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V-Day parade presents collective will for peace

from:China Daily2015-09-04 11:53

 

While the beauty of the season's colors inspired wonderment at Mother Nature's palette and elicited sighs over the transience of such beauty, Thursday's Victory Day commemorations in Beijing provoked dramatically different sentiments.

In the standard Western portrayals, it was China flexing its newly gained military muscles.

To some across the Pacific, as well as immediately next-door, it was proof of China's "increasing assertiveness"; even an attempt to intimidate.

That was why some present-day leaders of the Allied countries in World War II chose to be absent, and why Japan as a country was unrepresented.

Unlike Germany whose leaders attended V-Day events in France repeatedly, Japan even went out of its way to admonish the United Nations secretary-general for attending the commemorations in Beijing, urging him to remain "neutral".

To the host country and its people, however, it was nothing but an occasion to reflect on the past and reiterate their commitment to peace.

The victory parade was no doubt the visual highlight of the commemorations. And that was unpleasant to some eyes.

But it was a memorial event; and on such occasions a military review is normal and appropriate. Many countries have celebrated such anniversaries with a military parade. China, an unmistakable leading character in the Far East theater of WWII, had more reasons than most to do so.

Sure, the People's Liberation Army unveiled a couple of new makings some outsiders found "threatening", including the well-gossiped about DF-21D missiles. And the way the phalanges were formed offered clues to changes in the strategic thinking and tactics of the PLA. These just boil down to updated combat capabilities.

And like all military developments, they are in no way intimidating in the right hands.

 

To those suspicious of China's orientation, President Xi Jinping made a solemn vow: "China will never seek hegemony, China will never seek to expand, and will never inflict the tragedies it suffered in the past upon others." He substantiated that promise with the announcement that the PLA was to cut 300,000 troops.

Aggression and overseas expansion have never been a part of the Chinese cultural DNA. Even the Chinese military classic Art of War deems the use of force as the very last resort.

"Do not attack until attacked." That is a sacred ancient teaching enshrined and faithfully observed by present-day China.

For the organizers and the home audience, the commemorative parade was not about military muscle. For them, the core messages were quite the opposite.

They wanted this to be a loud reminder: of the ferocity of the war and the sacrifices the nation made; of the country's role, as what Oxford University scholar Rana Mitter has called the "forgotten ally" in the world's war against fascism; of the contributions of foreign friends and allies; and, more importantly, of the country's commitment to peace and its capability to preserve it.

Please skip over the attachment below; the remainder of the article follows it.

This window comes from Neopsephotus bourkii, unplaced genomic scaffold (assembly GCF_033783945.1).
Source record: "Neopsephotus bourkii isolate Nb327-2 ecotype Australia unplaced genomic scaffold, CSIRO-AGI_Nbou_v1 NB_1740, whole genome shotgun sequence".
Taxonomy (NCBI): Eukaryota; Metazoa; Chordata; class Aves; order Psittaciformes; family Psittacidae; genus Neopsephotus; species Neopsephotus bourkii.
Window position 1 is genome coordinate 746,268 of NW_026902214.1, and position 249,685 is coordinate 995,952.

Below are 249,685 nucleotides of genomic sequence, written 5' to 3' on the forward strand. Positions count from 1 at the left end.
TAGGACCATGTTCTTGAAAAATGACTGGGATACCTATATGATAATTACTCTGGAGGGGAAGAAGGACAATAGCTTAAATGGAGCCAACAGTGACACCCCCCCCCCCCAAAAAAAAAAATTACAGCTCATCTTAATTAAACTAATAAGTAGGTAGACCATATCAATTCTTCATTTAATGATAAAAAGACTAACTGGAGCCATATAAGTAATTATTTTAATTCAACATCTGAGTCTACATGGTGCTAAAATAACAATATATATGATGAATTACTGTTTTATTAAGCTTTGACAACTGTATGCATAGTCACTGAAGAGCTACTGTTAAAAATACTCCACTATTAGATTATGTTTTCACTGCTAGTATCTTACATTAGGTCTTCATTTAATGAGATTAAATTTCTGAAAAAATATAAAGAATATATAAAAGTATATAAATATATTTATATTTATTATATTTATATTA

The presence of representatives of the American Volunteer Group, known as the "Flying Tigers", as well as the air squadron from the then Soviet Union, and relatives of such outstanding foreign nationals as Norman Bethune, was symbolic of Chinese gratitude to all who lent a helping hand when the nation was in danger.

To many in the Chinese audience, at home and abroad, this was the real highlight of the commemorations, the unprecedented show of homage to the heroes and heroines in that nation-saving brutal war. The cheers and tears as the phalanx of war veterans led the victory parade effectively made this parade more special and complete than previous ones.

The fact that veterans of both the Communist Party of China and Kuomintang forces were officially represented, and stood shoulder to shoulder, at the commemoration was a historical, and historic, first that hinted at an evolving approach to the two parties' shared past.

Despite diverging narratives of that period in the country's history, they share a historical obligation to work for ultimate reconciliation at home and to heal the wounds of the civil war.

 

In a broader context, as was evident in the diplomatic wrangling before the commemorations, the road toward reconciliation remains long and tortuous in East Asia.

In an impressive joint overture on Wednesday, Chinese Premier Li Keqiang and President Park Geun-hye of the Republic of Korea expressed common interest in seeking cooperation with Japan. That was a precious gesture of the two victim countries' magnanimity considering the insincerity of Japanese Prime Minister Shinzo Abe's recent speech about the war.

That message also tests Abe's claim that he wants to improve relations with Japan's two neighbors, because an insurmountable obstacle to reconciliation is his administration's attitude toward WWII.

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